I was in the queue at Tesco one day a couple of years ago, bickering with my partner about waiting for a cashier when the self-checkouts were available. I refuse to put people out of work, you see, whereas he just wants to get out of the shop.
The woman who scanned out groceries was in her 60s, chatty and fun. She had a laugh and a joke for each customer and everyone left her till with a bit more of a smile on their face. I began to wonder what would happen to her when the automation takeover was complete.
Also rattling around in my head was an idea I’d been spouting over late-night drinkies for years: people who want to be politicians are the least suitable for any sort of power. The book was born before we got our bags of shopping home. I didn’t know exactly what was going to happen of course, I sat down with a couple of characters in my head and an opening scene. Queenie dictated the rest. Well, sort of.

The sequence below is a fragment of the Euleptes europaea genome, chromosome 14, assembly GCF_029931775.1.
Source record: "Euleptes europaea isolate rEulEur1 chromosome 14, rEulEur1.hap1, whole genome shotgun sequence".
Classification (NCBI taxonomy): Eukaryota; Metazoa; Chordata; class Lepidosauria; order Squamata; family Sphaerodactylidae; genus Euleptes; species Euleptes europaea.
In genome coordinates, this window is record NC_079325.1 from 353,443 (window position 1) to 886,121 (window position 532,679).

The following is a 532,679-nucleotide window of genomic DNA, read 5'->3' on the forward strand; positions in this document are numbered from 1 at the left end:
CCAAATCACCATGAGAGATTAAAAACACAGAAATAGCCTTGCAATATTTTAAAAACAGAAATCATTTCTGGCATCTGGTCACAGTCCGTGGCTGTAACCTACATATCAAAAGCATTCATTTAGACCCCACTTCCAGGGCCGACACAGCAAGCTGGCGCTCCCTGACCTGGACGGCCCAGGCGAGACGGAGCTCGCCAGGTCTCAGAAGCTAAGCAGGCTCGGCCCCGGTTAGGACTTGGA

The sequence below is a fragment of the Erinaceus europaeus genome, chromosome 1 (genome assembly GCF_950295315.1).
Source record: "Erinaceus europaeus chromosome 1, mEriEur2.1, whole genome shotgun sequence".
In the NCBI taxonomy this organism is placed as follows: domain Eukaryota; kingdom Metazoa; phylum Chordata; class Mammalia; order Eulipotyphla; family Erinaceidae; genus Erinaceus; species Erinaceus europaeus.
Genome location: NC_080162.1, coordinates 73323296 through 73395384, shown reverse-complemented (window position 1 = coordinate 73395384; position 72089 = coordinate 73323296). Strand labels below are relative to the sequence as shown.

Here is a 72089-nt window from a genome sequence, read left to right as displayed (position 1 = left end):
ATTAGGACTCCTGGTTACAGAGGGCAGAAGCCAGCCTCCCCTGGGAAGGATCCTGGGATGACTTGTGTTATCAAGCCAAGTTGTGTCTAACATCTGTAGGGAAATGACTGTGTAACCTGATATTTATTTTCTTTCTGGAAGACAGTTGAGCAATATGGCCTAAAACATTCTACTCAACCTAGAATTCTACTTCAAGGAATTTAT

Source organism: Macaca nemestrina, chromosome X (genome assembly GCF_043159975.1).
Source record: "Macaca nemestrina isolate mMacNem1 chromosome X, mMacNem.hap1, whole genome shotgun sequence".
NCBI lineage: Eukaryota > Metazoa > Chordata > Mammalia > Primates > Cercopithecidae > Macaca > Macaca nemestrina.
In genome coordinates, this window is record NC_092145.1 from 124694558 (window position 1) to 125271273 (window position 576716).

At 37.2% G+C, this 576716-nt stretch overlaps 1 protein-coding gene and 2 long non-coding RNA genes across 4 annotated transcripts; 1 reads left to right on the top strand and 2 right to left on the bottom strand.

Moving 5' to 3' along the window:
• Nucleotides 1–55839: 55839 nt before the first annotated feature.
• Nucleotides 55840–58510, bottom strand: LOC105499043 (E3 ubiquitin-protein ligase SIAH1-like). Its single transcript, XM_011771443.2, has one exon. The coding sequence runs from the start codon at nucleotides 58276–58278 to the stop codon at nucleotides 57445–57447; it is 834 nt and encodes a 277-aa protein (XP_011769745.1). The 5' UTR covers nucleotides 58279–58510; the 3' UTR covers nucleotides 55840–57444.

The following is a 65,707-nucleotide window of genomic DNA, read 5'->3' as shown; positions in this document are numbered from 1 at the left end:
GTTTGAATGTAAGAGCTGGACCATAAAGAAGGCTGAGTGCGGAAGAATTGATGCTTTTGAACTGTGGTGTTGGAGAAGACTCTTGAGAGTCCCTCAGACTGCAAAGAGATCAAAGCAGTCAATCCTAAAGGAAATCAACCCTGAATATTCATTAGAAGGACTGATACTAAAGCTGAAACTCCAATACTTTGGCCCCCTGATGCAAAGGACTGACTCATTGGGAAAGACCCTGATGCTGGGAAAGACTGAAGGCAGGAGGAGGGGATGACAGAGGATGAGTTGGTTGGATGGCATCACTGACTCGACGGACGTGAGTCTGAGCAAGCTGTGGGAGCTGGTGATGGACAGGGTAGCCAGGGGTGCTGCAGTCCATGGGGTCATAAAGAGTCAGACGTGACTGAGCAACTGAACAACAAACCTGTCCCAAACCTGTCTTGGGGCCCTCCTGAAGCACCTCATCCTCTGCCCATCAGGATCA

Many patient and kind beta-readers helped to massage her into shape and I am forever in their debt. They also decided that there was a trilogy to be had, since they wanted to know what happened next. I am a sucker for flattery, hence the Queenie Chronicles are now a thing.
The barmy antics of some of Queenie’s colleagues felt far fetched at the time. This was a romp, not a treatise; a bit of fun with a few serious questions hiding at the back and trying not to make a fuss. But in the intervening years the world has caught up, life imitating art frighteningly fast. This is now a post-Brexit, post-Trump novel, written before either Brexit or Trump were political things.
This is either a good or a bad thing.